‘Liberian Media, Guard Dog for Highest Bidder’

Nobel Laureate Leymah Gbowee

— Says Nobel Laureate Leymah Gbowee, describes Liberia’s current governance system as a ‘pregnant rat democracy‘.

Nobel Laureate Leymah Gbowee has accused the Liberian media of being biased and a guard dog for the highest bidder instead of performing its role as a watchdog to expose the ills in the society.

Gbowee, who as a peace activist rallied Liberian women to pressure leaders into ending the country’s civil war, said the Liberian media landscape nowadays has become so compromised to the extent that it lives in the pocket pockets of politicians who pay them to distort the truth.

In her remarks at the 6th annual convention of the Association of Liberian Journalists in the Americas (ALJA), which was held virtually, Gbowee said: “the adage, the pen is mightier than the sword no longer holds true for the media with many journalists now diluting the truth in their reportorial duties.”

“The media is doing little to expose all of the ills in Liberian society, but instead some media practitioners and institutions have become the bark dog for politicians or those who are providing them financial rewards in society.

“The media again has become a guard dog for the highest bidder, in most instances politicians will pay them to distort the truth, leading desperate citizens astray.”

According to Gbowee, in Liberia, media practitioners who are often determined to expose the truth are discouraged by their peers as “carto now becomes the key to the media’s way of doing business. 

Impunity, entrenched corrupt practices are seen within the system from local vendors, police, the media amongst others.  We have neglected the rule of law; even worse, we’re still stuck in ‘that our time to eat’ mode.”

The 2020 ALJA National Convention was held on the theme, “The Media, the Rule of Law and the Culture of Impunity”.

Meanwhile, Gbowee in her rant against the government, described the country’s governing philosophy as a “pregnant rat democracy” which bites and blows, with the country’s leaders showing no interest in the Liberian people except during elections.

The Nobel laureate criticized the Liberian government for what she described as “entrenched corrupt practices and a culture of impunity” in the country.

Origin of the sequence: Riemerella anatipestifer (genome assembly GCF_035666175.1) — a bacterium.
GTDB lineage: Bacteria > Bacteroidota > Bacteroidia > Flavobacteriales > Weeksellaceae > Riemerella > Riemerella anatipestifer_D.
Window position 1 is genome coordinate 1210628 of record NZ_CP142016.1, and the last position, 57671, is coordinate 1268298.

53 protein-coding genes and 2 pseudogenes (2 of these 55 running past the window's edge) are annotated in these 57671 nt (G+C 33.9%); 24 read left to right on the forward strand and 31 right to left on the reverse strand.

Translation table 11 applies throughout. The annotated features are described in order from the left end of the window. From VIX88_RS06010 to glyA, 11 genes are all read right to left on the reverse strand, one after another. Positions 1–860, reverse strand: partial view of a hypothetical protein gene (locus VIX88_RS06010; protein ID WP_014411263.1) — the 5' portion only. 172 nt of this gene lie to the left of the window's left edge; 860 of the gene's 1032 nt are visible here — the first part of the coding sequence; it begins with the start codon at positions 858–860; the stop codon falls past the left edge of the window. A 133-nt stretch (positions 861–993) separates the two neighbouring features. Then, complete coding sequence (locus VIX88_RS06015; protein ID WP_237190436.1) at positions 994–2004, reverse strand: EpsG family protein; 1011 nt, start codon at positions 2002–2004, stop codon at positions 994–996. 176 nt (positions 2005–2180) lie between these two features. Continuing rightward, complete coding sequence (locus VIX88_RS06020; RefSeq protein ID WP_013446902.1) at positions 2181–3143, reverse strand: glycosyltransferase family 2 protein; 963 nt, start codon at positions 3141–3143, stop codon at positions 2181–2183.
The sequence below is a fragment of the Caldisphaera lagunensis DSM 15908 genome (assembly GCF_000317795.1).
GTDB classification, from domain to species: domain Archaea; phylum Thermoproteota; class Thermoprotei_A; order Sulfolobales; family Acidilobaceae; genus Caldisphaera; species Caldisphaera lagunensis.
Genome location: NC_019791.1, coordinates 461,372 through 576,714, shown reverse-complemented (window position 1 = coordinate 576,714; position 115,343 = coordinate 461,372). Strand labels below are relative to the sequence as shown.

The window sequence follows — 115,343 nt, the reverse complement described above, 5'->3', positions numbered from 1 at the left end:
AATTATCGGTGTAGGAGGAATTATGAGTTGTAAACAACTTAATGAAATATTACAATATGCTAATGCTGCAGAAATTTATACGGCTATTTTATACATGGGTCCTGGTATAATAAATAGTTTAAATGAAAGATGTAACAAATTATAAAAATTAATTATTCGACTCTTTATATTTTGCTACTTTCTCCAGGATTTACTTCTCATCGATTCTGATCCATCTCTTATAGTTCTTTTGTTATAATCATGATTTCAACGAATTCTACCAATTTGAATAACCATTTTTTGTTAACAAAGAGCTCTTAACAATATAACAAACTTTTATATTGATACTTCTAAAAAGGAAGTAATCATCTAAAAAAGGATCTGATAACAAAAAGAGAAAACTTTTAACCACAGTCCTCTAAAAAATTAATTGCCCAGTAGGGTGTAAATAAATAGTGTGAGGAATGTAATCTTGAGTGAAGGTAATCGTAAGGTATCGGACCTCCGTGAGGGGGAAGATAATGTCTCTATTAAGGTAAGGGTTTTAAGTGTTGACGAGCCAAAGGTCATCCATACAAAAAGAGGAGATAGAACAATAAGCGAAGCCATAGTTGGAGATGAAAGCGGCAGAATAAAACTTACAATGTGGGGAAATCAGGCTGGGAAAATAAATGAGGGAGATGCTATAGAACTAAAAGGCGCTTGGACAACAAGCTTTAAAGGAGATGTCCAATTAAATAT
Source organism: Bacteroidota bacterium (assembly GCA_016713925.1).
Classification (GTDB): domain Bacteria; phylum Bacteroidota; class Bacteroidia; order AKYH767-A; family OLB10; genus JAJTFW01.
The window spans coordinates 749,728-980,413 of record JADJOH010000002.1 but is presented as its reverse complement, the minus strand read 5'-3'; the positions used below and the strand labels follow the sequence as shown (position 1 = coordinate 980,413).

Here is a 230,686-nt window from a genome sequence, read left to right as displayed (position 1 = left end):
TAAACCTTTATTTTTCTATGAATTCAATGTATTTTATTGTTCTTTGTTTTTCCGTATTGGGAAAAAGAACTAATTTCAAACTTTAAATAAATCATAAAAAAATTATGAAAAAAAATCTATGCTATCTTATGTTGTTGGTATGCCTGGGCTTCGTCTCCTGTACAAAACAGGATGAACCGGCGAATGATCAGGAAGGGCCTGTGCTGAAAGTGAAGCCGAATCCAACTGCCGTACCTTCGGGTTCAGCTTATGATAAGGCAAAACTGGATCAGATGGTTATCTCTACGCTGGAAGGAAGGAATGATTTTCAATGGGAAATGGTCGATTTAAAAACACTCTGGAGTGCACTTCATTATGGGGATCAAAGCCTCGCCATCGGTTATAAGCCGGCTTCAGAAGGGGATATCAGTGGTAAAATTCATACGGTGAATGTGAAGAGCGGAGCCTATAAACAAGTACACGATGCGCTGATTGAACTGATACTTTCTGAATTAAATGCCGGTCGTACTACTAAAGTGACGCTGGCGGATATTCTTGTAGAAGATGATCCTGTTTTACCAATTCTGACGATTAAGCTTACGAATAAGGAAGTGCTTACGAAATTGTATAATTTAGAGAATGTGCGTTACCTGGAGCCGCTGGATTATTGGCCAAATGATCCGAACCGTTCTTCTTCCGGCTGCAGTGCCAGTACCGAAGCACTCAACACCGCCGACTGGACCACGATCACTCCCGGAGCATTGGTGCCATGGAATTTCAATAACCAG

“Also, there is widespread human rights violations, a terrible health and educational system and lack of proper redress for its citizens as other challenges facing the government,” she said. “The Weah led government has demonstrated a total lack of interest in prosecuting crimes in the country including corruption, noting that officials of government have neglected the rule of law and are instead focus on enriching themselves at the expense of the people.”

Gbowee, who has been a thorn in the fresh of the government, said Liberia has seen some very cruel leaders, “so it is laughable that Finance and Development Planning Minister Samuel Tweah would be toying with the idea of making President Weah a benevolent dictator, even as the country grapples with the current challenges.

“It is sad but the current political situation in Liberia is dysfunctional, and that President Weah and the Coalition of Democratic Change (CDC) government seem to have no control of happenings in the country.

“Today it is not easy to describe what Liberia has in terms of democracy, thanks to Finance Minister Samuel Tweah. I know that they applaud him with the idea of the benevolent dictatorship but, for a lack of a better word, I will describe our current governance system as a pregnant rat democracy and this is coined by me, bite and blow,” she said.